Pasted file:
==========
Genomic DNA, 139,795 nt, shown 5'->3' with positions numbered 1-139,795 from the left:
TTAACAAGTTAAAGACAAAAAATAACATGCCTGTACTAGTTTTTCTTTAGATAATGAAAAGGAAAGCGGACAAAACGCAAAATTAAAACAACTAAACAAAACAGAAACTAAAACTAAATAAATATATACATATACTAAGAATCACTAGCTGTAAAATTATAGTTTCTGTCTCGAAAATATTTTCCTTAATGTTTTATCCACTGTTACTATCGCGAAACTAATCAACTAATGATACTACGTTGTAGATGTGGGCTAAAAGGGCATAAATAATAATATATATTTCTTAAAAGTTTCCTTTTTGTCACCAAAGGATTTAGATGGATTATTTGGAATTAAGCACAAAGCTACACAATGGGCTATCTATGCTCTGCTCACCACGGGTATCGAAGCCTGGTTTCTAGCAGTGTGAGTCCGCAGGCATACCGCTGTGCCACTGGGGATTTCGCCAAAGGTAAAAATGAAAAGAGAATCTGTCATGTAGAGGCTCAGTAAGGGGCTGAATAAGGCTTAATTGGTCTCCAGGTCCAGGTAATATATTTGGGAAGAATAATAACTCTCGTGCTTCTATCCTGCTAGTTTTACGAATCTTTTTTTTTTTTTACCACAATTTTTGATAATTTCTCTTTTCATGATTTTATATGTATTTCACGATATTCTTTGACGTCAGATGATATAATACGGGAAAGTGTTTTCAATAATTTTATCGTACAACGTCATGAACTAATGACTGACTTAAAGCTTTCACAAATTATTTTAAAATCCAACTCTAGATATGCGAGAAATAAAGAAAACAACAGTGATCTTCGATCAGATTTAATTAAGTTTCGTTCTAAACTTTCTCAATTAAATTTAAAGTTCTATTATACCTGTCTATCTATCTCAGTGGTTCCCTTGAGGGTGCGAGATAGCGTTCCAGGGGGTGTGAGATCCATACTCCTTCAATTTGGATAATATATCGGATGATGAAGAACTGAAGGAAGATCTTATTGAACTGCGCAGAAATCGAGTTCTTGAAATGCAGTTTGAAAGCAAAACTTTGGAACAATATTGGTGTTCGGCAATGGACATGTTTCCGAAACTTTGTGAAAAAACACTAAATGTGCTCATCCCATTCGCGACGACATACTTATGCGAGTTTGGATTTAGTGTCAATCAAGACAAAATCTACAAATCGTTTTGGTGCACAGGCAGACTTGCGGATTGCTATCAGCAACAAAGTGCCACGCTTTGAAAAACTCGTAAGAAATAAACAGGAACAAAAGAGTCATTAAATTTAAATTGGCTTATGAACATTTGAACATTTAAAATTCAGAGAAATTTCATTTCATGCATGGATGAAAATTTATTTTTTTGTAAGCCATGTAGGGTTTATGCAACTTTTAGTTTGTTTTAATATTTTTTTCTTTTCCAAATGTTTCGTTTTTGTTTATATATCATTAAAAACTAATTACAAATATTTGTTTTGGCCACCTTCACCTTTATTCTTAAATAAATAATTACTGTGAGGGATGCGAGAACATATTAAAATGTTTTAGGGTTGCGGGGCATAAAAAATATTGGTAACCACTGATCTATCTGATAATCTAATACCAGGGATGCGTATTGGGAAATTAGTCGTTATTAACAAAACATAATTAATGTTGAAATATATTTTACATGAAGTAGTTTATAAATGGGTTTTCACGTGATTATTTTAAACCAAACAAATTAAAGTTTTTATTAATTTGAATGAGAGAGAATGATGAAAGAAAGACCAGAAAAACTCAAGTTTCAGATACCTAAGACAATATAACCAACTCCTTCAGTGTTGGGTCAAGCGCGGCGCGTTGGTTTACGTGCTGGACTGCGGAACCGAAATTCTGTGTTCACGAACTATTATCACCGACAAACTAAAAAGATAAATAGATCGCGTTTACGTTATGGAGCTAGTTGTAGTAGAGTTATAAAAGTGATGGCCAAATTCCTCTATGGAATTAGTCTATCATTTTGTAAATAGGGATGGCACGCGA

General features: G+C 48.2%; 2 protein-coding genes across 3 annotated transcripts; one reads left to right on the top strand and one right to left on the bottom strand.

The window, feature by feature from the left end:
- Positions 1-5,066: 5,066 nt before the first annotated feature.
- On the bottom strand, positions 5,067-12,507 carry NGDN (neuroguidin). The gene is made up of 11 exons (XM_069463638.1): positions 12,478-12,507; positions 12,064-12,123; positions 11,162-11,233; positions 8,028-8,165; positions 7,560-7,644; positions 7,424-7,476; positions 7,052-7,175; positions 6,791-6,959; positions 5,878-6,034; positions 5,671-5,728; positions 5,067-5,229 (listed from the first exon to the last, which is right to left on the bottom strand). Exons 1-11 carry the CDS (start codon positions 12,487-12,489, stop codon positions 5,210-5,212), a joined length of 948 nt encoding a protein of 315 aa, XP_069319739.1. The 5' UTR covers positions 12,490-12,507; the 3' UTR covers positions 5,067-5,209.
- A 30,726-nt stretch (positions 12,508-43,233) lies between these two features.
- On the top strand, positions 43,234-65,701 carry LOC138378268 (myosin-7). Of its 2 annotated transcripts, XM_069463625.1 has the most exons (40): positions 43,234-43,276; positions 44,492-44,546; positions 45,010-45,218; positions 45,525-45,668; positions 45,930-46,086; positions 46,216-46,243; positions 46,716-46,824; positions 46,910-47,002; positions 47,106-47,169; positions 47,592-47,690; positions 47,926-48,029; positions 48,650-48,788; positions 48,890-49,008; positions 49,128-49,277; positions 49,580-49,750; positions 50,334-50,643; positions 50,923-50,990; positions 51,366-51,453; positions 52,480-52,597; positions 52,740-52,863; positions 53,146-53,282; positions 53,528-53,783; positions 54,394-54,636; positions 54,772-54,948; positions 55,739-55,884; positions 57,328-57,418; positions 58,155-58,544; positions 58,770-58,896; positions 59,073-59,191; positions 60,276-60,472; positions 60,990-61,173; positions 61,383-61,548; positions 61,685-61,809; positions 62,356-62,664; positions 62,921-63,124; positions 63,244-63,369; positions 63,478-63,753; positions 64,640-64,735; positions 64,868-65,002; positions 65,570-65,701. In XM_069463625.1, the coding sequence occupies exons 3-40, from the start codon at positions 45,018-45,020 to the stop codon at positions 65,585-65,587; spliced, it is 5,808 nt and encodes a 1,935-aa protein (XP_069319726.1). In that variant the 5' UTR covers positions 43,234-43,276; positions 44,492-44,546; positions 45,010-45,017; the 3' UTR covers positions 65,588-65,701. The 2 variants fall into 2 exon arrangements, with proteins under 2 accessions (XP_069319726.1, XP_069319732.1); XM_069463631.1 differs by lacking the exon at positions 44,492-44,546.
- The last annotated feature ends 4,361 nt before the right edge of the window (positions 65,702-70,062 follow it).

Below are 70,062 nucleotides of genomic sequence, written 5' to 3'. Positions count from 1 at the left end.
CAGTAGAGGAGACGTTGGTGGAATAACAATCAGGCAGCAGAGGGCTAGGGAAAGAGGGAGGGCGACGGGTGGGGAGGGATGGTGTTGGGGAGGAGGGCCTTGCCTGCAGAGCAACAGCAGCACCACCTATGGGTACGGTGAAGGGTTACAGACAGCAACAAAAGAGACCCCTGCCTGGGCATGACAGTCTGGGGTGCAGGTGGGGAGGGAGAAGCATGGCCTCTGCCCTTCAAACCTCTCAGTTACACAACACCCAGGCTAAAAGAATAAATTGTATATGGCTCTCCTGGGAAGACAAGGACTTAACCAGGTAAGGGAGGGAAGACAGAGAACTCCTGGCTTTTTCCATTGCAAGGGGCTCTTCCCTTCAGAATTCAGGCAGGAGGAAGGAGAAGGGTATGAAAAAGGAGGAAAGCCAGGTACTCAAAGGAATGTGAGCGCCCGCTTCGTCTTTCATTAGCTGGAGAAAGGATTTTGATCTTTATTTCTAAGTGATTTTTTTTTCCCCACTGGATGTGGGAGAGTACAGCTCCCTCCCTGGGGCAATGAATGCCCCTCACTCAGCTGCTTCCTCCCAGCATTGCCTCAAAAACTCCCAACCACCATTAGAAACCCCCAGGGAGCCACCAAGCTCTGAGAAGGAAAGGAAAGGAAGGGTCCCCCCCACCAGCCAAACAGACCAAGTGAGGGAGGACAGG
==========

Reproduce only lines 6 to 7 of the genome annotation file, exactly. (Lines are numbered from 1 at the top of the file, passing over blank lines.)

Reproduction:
- On the bottom strand, positions 5,067-12,507 carry NGDN (neuroguidin). The gene is made up of 11 exons (XM_069463638.1): positions 12,478-12,507; positions 12,064-12,123; positions 11,162-11,233; positions 8,028-8,165; positions 7,560-7,644; positions 7,424-7,476; positions 7,052-7,175; positions 6,791-6,959; positions 5,878-6,034; positions 5,671-5,728; positions 5,067-5,229 (listed from the first exon to the last, which is right to left on the bottom strand). Exons 1-11 carry the CDS (start codon positions 12,487-12,489, stop codon positions 5,210-5,212), a joined length of 948 nt encoding a protein of 315 aa, XP_069319739.1. The 5' UTR covers positions 12,490-12,507; the 3' UTR covers positions 5,067-5,209.
- A 30,726-nt stretch (positions 12,508-43,233) lies between these two features.